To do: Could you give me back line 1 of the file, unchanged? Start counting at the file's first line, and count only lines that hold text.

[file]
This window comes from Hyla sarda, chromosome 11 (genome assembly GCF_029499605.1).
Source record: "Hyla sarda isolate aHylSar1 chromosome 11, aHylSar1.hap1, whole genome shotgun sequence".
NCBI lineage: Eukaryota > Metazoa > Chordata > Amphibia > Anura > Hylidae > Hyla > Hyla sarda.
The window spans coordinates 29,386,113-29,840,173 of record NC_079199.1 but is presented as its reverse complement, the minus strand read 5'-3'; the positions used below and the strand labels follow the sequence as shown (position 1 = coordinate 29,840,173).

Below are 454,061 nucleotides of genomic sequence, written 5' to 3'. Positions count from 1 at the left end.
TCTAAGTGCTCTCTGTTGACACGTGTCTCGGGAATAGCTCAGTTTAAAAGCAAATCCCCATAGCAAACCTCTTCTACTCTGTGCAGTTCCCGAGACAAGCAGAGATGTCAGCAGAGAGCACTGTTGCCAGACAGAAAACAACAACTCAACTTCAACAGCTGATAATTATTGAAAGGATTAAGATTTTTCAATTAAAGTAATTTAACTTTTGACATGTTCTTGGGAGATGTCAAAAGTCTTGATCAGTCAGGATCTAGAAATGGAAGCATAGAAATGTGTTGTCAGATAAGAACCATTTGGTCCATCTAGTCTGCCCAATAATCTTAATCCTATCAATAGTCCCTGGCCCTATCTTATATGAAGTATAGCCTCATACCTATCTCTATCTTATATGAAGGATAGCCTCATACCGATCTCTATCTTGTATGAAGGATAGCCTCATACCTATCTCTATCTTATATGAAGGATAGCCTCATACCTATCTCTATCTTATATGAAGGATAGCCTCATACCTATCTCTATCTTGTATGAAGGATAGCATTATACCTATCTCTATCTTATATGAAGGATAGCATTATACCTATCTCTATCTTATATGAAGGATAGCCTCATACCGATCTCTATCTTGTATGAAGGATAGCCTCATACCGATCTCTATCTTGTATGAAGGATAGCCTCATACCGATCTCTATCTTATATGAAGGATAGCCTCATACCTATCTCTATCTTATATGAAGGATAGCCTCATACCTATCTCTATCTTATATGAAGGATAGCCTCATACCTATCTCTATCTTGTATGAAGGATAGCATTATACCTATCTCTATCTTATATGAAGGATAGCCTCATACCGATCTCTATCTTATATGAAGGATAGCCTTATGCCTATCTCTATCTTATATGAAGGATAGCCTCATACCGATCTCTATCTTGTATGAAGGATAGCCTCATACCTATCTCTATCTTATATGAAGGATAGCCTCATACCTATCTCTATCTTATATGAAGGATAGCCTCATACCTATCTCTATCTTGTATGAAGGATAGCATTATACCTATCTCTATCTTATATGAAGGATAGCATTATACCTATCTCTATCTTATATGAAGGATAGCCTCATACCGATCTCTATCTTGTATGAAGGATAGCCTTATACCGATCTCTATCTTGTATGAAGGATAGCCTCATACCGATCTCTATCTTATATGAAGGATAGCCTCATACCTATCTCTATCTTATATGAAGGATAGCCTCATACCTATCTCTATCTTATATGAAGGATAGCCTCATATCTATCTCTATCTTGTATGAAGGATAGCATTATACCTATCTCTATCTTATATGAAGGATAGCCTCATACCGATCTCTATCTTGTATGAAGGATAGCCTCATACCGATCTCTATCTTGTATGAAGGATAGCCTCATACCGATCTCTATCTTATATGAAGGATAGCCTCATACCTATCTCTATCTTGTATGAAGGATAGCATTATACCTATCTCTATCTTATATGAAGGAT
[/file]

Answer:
This window comes from Hyla sarda, chromosome 11 (genome assembly GCF_029499605.1).